Mike pointed out, “There are definitely things you worry about. Such as wings snapping off in the extreme temps, and engine health.” Planning for running an engine in severe cold requires advance preparations including preheat and controlling air flow. Dressing the pilot properly involves wearing full skin suits. One of Mike’s favorite attributes of his Bearhawk is its heated seats. Mike also points to the autopilot as a key component, much more than a luxury, to his backcountry flying excursions. An autopilot allows a pilot time to tend to and monitor everything in the engine compartment as well as the environmental variations on the outside.

An engine preheater keeps humidity down and allows oil to flow.

Having access to a cabin on a skiplane excursion is a step up from sleeping in a tent. Mike’s pad is six miles from “real” land. “While it may look like a peninsula there’s no road,” he said. “It is boat or fly-in access only,” making it literally a pad. The shelter is a solid wood log cabin with wood heat gathered from the trees around. On arrival, one must auger through the ice to pump water into the cabin. With no electrical lines, he supplanted, “solar power offers a workable solution.”

For a bit of extravagance, there’s a hot tub. The water gets to 105 degrees (F) by way of a wood fire beneath. While the pilots are warmed and sheltered, the skiplanes are left exposed. Therefore, at night it is necessary to cover the whole plane. Pilots are up at 5:00 AM to fire up the generators. This delivers preheat to loosen up the engine oil and dissipate the moisture camped inside. Two or three hours later, Mike and crew huddle again with their planes to unstick the skis and set up for fishing alongside their ski-footed fowl.

Keeping the planes free of snow and ice requires covering, preheat and constant movement.

Next to the main cabin, there’s also a guest cabin, but according to Mike, no neighbors for about six miles. The 26 miles of lake are accessible via boat in the summer. When flying in during the thaw, Mike moors his floatplane on an island and arrives at the cabin via canoe that’s left there year round.

Presently, Mike prefers taking his Bearhawk Patrol on fishing trips. Alternatively, he has the Bearhawk 4-Place, similar to the (green) one his fishing buddy brought in on this trip. Also, Mike is close to finishing up the build of a Bearhawk LSA, a slightly smaller version of the Patrol that will satisfy Canadian Advanced Ultra-light Aeroplane (AULA) requirements.

As daytime temperatures rise, to minus 12 degrees Celsius, layers of clothing and ice are shed.

While Mike concedes the Cessna 185 as the gold standard for utility and flying into remote locations, this one can get into trouble due to its wheel penetration skis. With the wheels and skis both contacting the ice, one must, per Mike, “Pull it up for cool down every five minutes and inch it forward. If you leave it set, the snow and ice will melt and then will refreeze and stick.” Icy water builds up in the gap between the wheel and ski making the bond especially strong.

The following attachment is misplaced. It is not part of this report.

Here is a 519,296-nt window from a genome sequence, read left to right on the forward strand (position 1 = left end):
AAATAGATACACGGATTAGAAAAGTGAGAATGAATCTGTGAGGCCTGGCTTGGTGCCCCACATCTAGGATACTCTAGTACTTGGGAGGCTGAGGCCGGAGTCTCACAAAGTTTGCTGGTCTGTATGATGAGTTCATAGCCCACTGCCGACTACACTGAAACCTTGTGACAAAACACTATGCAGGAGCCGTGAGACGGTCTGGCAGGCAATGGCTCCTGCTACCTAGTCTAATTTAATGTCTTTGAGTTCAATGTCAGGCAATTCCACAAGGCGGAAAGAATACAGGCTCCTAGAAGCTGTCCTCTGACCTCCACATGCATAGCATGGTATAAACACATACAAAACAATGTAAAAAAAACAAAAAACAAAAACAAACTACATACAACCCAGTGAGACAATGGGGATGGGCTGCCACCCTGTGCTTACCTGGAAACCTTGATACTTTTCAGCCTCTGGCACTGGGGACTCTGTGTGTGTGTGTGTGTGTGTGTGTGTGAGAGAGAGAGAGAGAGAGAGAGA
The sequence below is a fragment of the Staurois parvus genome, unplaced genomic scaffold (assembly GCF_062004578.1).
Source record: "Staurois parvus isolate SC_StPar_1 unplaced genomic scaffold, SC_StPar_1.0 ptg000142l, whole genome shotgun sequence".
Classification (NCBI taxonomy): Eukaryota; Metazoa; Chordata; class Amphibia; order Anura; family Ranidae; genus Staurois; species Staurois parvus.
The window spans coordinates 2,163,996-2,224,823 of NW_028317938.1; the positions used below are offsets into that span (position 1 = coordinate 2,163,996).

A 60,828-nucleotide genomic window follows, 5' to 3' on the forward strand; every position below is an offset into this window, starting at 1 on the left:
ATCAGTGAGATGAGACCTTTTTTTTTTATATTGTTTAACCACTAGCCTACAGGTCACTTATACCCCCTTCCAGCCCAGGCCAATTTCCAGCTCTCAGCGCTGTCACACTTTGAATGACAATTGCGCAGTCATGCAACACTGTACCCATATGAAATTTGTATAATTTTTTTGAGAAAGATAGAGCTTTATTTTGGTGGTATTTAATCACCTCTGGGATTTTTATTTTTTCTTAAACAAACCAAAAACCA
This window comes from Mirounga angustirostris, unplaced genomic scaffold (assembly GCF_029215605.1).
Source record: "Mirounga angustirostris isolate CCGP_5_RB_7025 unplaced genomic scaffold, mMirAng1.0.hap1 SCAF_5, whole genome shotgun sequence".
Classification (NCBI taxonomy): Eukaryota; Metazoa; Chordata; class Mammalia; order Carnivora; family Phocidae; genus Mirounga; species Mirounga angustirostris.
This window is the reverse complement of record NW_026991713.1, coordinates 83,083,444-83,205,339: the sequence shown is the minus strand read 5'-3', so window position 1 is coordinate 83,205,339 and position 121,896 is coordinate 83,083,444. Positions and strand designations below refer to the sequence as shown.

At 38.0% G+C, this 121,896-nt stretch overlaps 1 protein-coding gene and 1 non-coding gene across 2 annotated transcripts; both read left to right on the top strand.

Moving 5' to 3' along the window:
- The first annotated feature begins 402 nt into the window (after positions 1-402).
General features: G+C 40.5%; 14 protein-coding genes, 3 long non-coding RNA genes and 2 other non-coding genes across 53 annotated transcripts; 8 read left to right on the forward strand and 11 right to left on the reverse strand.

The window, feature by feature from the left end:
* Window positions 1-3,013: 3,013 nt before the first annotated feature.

Bearhawk Patrol and the gold standard Cessna 185 backcountry aircraft.

Comparing landing performance to the C-185, Mike says, “The 4-Place [Bearhawk] gets in in half distance. Quite simply, it excels at slow speed performance.” The Bearhawk has large cargo doors, by design, for ease of loading bulky and heavy cargo. “This also makes it great for setting up a tarp/tent structure off both the cargo doors.” With such a shelter set up, Mike says he’s able cook on the floor of its cabin.

Comparing to the other gold standard, the Piper Super Cub, Mike adds, “The Bearhawk Patrol on skis is 140 mph aircraft. A Super Cub, on the other hand, is not even close to that speed.” Its swiftness advantage is not lost at the low end. The Patrol lands at 35 mph, also outperforming the typical Cub.

Avoiding the sticky ice issue, the Bearhawks Patrol and 4-Place had straight skis. However, one might add that flying with straight skis limits the number of landing options enroute. Fortunately for Mike, there’s La Ronge (Barber Field) Airport off Lac La Ronge in the center of Saskatchewan territory. The airport has a ski strip, so landing and refueling there is possible if needed. But for Mike, another plus of the Bearhawk is that it can hold enough fuel for a round trip to the cabin. During his summer trips, Mike stockpiles avgas at the cabin to be more self-sufficient.

Canada has its share of “portage” lakes—those only accessible by canoe. While one waterway may offer better fishing, getting to it requires carrying the canoe across land. This is particularly relevant for fly-in visitors. Skiplane and floatplane operations require space for takeoff and landing. There’s not really a STOL option here.

“What’s more you can’t just drop in and land, or leave the mains down.” Mike explained, “You must fly over the snow covered ice creating a long set of tracks where you intend to land, and fish.” This will cause flood ice, by “heaving” on top. And it keeps happening, in layers. As you wait for the track to refreeze, you then come back and do it again along the side, “because you never land in exactly the same place,” Mike added. You do this in three or four sets to pack down your landing track.